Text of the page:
Participants were recruited through participating physicians from clinics, churches, schools, and community centers in Los Angeles County. Study participants were taking part in a longitudinal study of psychosocial and physiological determinants of physical activity and insulin resistance in minority youth. Inclusion criteria were: female gender, Tanner breast stage 1 or 2 (19), nonmenstruating, between the ages of 8 to 11, and African-American or Hispanic ethnicity. To meet criteria for African-American or Hispanic ethnicity, participants’ parents had to self-report all four grandparents as African-American or Hispanic, respectively. Additionally, participants were required to meet one of the following criteria: (i) BMI ≥85th percentile (overweight or obese); or (ii) BMI <85th percentile (normal weight) with at least one parent meeting adult criteria for overweight (BMI ≥25), or diagnosed with type 2 diabetes (23). Exclusion criteria were diagnosis of diabetes at screening, assessed by fasting plasma glucose ≥126 mg/dl (24), or diagnosis of a major illness or disease that could effect body composition, fat distribution, or insulin action or secretion. Inclusion criteria for the analyses presented in this paper were: (i) Hispanic ethnicity, and (ii) data from the first annual overnight stay at the University of Southern California General Clinical Research Center (GCRC) that included extensive biological measures. We chose not to include African-American participants (n =11) due to marked racial/ethnic differences in fat distribution between Hispanic and African-American children (11).
Before any testing procedure, parents and children were provided with detailed written and verbal information about the study in the primary language spoken by the parent. Informed written consent from the parent and assent from the child was obtained, and participants were informed that they could withdraw from the study at any time. The institutional review board of the University of Southern California approved the study.
Participants arrived for an overnight GCRC visit at ~1300 h. Parents and participants were each asked to individually complete demographic and psychosocial questionnaires. After completing the questionnaires, a licensed pediatric health-care provider performed a complete medical examination and health history. Anthropometric and body composition measures were taken (detailed below) and participants were given a standardized dinner and a snack before 2000 h. Participants were informed of morning saliva collection times and were instructed to refrain from drinking water or brushing teeth prior to the saliva collection. Staff awakened participants at 0600 h and collected the first saliva sample, followed by the second sample at 0630 h. Final study procedures followed the morning salivary samples, and participants were offered lunch and discharged from the GCRC.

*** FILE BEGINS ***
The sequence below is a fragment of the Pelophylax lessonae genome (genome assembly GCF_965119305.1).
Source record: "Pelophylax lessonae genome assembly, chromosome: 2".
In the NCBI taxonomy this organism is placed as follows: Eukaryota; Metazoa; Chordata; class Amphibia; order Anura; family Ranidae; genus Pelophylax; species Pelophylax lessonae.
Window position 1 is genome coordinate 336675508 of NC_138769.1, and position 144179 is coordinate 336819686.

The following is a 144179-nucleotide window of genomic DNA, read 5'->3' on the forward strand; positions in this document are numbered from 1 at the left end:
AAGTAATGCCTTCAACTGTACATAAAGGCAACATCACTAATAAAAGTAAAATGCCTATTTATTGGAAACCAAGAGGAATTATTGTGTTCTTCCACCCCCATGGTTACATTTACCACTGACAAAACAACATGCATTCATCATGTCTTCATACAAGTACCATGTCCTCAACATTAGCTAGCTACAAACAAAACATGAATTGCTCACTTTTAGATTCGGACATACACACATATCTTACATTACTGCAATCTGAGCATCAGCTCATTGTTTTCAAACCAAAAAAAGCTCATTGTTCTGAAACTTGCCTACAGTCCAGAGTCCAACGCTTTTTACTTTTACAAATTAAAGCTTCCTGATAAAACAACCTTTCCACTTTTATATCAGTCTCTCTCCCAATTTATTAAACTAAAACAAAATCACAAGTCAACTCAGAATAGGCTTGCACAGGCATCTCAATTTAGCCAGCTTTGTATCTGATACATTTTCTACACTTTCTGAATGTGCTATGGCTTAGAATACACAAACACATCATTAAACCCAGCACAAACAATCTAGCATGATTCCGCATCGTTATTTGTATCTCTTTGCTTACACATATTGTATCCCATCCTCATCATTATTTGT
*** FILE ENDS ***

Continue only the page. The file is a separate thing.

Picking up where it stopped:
Weight and height were measured three times to the nearest 0.1 kg and 0.1 cm, respectively, using a beam medical scale and wall-mounted stadiometer. The mean of the three measurements was used to calculate BMI and BMI percentiles for age and gender using Epi Info 2000, version 1.1 (CDC, Atlanta, GA).
Total body composition was measured by air displacement plethysmography (BodPod; Life Measurement Instruments, Concord, CA). This system uses computerized pressure sensors to determine body volume and body density through an air displacement. BodPod provides an accurate measure of body fat and lean body mass in children without dunking, pinching, or exposure to electric currents or radiation, and has been validated in children against hydrostatic weighing, dual-energy X-ray absorptiometry, and multicompartment models (25).
Abdominal fat volume was obtained by multislice magnetic resonance imaging, using a Siemens Magnetom 1.5T Symphony Maestro Class Syngo 2004A (Siemens, Erlangen, Germany) with a Numaris/4 software at the USC-HCCII imaging center. Patients were positioned supine, and 19 axial images of the abdomen with a thickness of 10 mm were taken. Multislice imaging is an accurate, reliable measure of abdominal adipose tissue, and is recommended for small studies where each subject cannot serve as its own control (26). After image acquisition, VAT and SAT were segmented using image analysis software (SliceOmatic Tomovision, Montreal, Canada) at Image Reading Center (New York City, NY). A localizer was used to identify the L4–L5 space. Axial images were acquired from L4–L5 through the pelvis and from L4–L5 through the liver. Trained image analysts with medical or scientific backgrounds analyzed all acquired images. Images were analyzed with commercially available medical imaging software using a semiautomated, threshold method. The technical errors for three repeated readings of the same scan by the same observer for VAT and SAT volumes were 1.97% and 0.96%, respectively. The intraclass correlation coefficients among the analysts (who each read the same scans twice, separated by a 3-month interval) were 0.95 and 0.99 for VAT and SAT, respectively.